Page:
PTSD has a far bigger place in my every day world than I’d like it to keep long-term. Some day, I expect, I’ll have this all down to a routine, I’ll intuitively know how much I can do, how much rest I need, and I’ll be in a place where I don’t have to be concerned about trigger reactions popping up out of nowhere on a regular basis.

But in order to get from here to there, I have to pay a whole lot of attention. Until I can get my broken emotional bones stitched back together and the weakened muscles of my soul strengthened again, I need to be extra mindful of each movement. This means that I’ve got to be mindful of my symptoms, checking in with my body all the time to see how I’m feeling. It means planning my weeks to allow buffer time in the schedule in case something knocks me for a bit of an unexpected loop. It means that I really have to pay attention and not run on autopilot. It doesn’t mean I spend all my time remembering the horrors of my past – in fact, I don’t think about that stuff very often. When I do, that’s done consciously and with intention, usually as part of therapy or therapy homework. My main focus is on the now, because I’ve been ignoring the now and reacting to the then … and I’d really like to live my life as it unfolds, and not be stuck in a past that is long gone. The now is quite a wonderful place to be, really … if I can just keep myself anchored here.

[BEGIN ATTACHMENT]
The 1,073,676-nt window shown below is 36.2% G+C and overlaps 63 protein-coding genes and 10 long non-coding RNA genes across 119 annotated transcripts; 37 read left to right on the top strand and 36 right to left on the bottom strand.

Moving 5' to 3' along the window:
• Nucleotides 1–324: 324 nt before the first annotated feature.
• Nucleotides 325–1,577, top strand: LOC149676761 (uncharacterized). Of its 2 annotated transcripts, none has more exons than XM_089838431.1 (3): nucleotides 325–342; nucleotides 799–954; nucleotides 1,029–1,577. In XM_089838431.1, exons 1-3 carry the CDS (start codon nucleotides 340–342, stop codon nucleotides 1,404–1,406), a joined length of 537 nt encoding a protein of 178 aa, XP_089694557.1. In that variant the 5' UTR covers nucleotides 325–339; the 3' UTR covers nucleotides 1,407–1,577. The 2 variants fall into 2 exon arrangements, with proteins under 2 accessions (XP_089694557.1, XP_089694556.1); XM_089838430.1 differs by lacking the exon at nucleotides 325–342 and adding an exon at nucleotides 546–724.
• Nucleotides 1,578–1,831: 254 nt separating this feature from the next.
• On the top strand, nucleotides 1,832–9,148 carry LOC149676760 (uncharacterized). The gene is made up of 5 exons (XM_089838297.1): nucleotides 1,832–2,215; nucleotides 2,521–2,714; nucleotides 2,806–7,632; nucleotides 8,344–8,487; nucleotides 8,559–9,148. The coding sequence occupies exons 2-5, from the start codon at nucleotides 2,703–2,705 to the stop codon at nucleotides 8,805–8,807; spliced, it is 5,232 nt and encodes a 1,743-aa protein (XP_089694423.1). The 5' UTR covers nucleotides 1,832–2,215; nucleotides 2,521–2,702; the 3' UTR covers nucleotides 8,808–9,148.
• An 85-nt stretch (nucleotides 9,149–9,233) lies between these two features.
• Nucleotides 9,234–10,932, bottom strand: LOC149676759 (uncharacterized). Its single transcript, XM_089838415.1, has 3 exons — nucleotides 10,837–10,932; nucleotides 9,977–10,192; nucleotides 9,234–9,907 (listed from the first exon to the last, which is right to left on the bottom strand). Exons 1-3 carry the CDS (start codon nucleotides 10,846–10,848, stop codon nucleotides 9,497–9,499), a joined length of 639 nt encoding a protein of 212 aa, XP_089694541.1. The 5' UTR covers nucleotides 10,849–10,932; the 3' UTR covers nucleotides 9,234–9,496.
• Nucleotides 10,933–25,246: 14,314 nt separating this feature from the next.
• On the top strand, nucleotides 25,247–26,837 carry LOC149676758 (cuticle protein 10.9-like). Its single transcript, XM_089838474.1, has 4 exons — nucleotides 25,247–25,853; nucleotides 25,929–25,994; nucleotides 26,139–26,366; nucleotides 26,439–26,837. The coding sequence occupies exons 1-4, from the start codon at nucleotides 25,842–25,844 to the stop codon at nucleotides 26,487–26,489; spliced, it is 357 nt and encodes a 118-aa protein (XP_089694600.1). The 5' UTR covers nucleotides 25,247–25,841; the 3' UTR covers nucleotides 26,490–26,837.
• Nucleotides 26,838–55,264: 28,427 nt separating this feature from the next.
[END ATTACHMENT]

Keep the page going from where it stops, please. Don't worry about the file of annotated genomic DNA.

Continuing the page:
Some of the details of how to accomplish this are not yet clear to me, but I do feel like I’m on the right road. I am ready to do the work. I am ready to change.

09 April 2013

Coping is a full time job.

I am just so tired of … well, of my life not being the way I imagined it would be. Of having my days circumscribed by constraints that are hard to define, impossible to see (even for me), and extremely tricky to predict. It’d be so much easier if I could, say, poke my finger and stick a drop of blood in the meter and get a nice, tidy readout: “you need to have a small snack, knit for an hour, then you will be ready to make dinner”. Instead I am always guessing, feeling my way blindly through the darkness of my inner world, struggling to find the strength to do the jobs that need to be done (chores and housework, dull and repetitive and uninspiring work) … to be a civilized human being in my interactions with my family … to do all the little rituals of self-care that seem like more trouble than they are worth.